Training future leaders to face Asia’s environmental challenges
Asian School of the Environment
The Asian School of the Environment (ASE), at Nanyang Technological University, is an interdisciplinary school that trains future leaders to face Asia’s biggest environmental challenges. Students at both the graduate and undergraduate levels participate in rigorous programmes of study that range from biodiversity conservation and earthquake geology to data analysis and environmental policy.
ASE students pursuing PhD and Bachelor of Science degrees work closely with internationally renowned researchers at the Earth Observatory of Singapore and beyond. They take part in lab and field work, experiment with cutting-edge technology, participate in visiting-student programmes and internships, and receive specialty certifications. Additionally, graduate students co-author scientific papers, participate in public policy efforts, and attend professional conferences and meetings.
This year’s cohort of fourth-year undergraduates is ASE’s first group of graduating students. As part of their assessment, they had to present their Final Year Projects, which are original research projects developed under the guidance of ASE supervisors. The topics presented included a study of dissolved materials in the Singapore Strait and an analysis of air-quality data from Malaysia. Students were required to demonstrate that they could apply the knowledge and concepts learnt during their undergraduate years to projects that could become promising research areas in the future. Ninety per cent of these final-year students also secured employment before their graduation; many of them were offered positions in companies including Mott MacDonald, Arup Group, and Oversea-Chinese Banking Corporation Limited.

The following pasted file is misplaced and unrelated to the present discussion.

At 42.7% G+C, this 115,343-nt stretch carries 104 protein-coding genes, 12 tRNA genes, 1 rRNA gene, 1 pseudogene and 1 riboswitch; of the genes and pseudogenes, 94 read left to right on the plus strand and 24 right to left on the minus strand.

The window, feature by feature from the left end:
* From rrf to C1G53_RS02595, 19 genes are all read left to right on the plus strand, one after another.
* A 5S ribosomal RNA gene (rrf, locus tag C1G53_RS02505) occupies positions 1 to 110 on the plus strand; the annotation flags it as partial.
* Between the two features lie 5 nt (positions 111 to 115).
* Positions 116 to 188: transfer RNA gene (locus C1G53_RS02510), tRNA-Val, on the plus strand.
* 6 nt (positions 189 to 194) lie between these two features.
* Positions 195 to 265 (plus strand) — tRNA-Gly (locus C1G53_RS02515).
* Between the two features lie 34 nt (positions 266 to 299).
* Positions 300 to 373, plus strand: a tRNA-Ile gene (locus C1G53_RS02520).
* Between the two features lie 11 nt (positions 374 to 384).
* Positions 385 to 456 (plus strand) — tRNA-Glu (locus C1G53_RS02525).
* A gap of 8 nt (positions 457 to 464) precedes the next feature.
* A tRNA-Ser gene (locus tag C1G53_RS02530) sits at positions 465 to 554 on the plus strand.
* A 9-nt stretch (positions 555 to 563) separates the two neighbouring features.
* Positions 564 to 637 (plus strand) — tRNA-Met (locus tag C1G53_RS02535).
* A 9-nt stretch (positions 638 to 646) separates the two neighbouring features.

In 2017, ASE students participated in several international workshops, attending the Japan-East Asia Network of Exchange for Students and Youth Programme, becoming Youth Advocates for the United Nations, and taking part in the University Scholars Leadership Symposium. One student, who did research in collaboration with the National Oceanography Centre of Southampton, UK, received the Marine Science Research and Development Programme’s Overseas Programme Award funded by the National Research Foundation. Students also served as moderators for talks by National Geographic explorers Joel Sartore and Arthur Huang, and hosted a visit by explorer Mike Horn.